The most common fireplace woods are oak, olive, apple, cherry or almond and maple.  Oak is a hard-density wood with high calorific value and slow combustion. This, together with the fact that it is one of the most abundant trees, makes it ideal for the fireplace and stoves. Olive wood, which is also very common, is also high density. But unlike oak, it produces more flame. 

In addition to being hard and of high calorific value, the firewood of the orange tree offers a unique aroma. It is the type of wood most consumed in areas with a high concentration of orange trees.

Despite the type of wood,  when burned, they all produce a residue, ash. You might worry about where to dispose of this waste. If you do not have a garden or some plantation where it can serve as fertilizer, you must deposit it in the organic container.

The Main Types of Wood Fuel

Below we discuss the 4 major types of wood fuel.

  1. Wood Chips

Wood chips are a renewable energy source derived from national forests. They are a locally produced, environmentally friendly fuel that is not affected by demand volatility or shocks. Furthermore, the processing of wood chips creates opportunities for the local community. For both of these purposes, wood chips are an excellent fuel source, not just economically but also environmentally.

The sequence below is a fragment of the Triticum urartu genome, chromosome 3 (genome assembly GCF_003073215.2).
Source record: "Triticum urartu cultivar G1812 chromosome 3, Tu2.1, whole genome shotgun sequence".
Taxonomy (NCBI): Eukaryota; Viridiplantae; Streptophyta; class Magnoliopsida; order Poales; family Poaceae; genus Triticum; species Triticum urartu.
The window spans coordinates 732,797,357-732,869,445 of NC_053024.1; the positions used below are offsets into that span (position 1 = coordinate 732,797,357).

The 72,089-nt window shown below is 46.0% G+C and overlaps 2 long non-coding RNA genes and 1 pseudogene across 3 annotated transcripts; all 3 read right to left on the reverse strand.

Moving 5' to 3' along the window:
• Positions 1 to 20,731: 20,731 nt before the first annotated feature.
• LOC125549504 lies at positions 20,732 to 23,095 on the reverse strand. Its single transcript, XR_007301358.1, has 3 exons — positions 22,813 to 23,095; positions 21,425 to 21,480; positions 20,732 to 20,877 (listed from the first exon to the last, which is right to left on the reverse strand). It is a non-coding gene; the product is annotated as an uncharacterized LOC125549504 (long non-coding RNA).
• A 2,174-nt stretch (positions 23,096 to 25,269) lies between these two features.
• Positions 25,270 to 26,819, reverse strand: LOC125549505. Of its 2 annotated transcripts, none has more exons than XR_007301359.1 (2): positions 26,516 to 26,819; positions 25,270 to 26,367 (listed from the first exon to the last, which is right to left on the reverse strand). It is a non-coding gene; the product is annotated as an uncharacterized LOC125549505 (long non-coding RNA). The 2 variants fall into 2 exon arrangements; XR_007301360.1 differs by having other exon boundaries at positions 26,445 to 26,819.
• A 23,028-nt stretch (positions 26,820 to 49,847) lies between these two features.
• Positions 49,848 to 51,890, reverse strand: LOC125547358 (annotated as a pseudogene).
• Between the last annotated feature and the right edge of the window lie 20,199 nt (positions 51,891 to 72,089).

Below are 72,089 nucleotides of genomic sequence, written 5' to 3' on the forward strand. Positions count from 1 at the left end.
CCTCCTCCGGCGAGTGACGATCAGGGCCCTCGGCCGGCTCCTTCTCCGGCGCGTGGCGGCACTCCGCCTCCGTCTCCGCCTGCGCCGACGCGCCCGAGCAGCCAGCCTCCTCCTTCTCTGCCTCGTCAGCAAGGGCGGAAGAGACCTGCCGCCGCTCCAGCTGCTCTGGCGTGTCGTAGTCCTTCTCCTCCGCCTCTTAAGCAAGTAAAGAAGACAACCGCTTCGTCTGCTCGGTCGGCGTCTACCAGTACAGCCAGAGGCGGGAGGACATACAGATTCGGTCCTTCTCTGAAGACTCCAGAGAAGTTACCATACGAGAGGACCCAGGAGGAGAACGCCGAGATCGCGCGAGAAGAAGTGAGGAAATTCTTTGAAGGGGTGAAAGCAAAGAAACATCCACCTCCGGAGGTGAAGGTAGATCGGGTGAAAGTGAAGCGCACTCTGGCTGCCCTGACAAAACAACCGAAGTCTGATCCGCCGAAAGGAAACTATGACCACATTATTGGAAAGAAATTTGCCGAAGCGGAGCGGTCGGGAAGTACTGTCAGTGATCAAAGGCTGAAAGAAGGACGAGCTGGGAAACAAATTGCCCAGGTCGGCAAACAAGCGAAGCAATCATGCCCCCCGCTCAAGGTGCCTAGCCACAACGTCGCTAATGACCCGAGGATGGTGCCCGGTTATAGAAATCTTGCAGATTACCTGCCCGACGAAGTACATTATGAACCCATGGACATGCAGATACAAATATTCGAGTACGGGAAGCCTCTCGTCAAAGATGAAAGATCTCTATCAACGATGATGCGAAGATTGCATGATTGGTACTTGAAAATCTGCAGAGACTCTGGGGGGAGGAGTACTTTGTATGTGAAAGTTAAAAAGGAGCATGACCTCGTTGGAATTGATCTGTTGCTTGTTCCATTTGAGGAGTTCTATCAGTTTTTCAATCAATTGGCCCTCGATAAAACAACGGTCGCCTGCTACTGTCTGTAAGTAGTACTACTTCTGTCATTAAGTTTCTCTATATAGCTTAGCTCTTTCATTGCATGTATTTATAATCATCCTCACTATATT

It’s advantageous to use wood chips over logs because you can easily and automatically feed them into a boiler. Because of this, they are the ideal fuel for larger boilers, although they are quite bulky. Therefore, you require a large fuel store.

  • Wood Chips Benefits Over Logs

While you can easily store and transport logs when piled, and the ease of air passage through a log pile makes for faster drying, they are not suitable for automatic handling and feeding. Furthermore, the comparatively low surface area to volume ratio makes effective combustion or gasification impossible.

On the other hand, you can combine wood chips to provide a much more uniform fuel that can flow and burn.

  • Producing Wood Chips

Wood chips usually have the longest diameter of between 20-50 mm, depending on the equipment they are to be used in. However, larger chips, which are also known as hog fuel and chunks, can measure up to 100 mm or more. Slivers, which are long thin pieces between the chips can cause blockages in the chip system. So ensure you avoid them.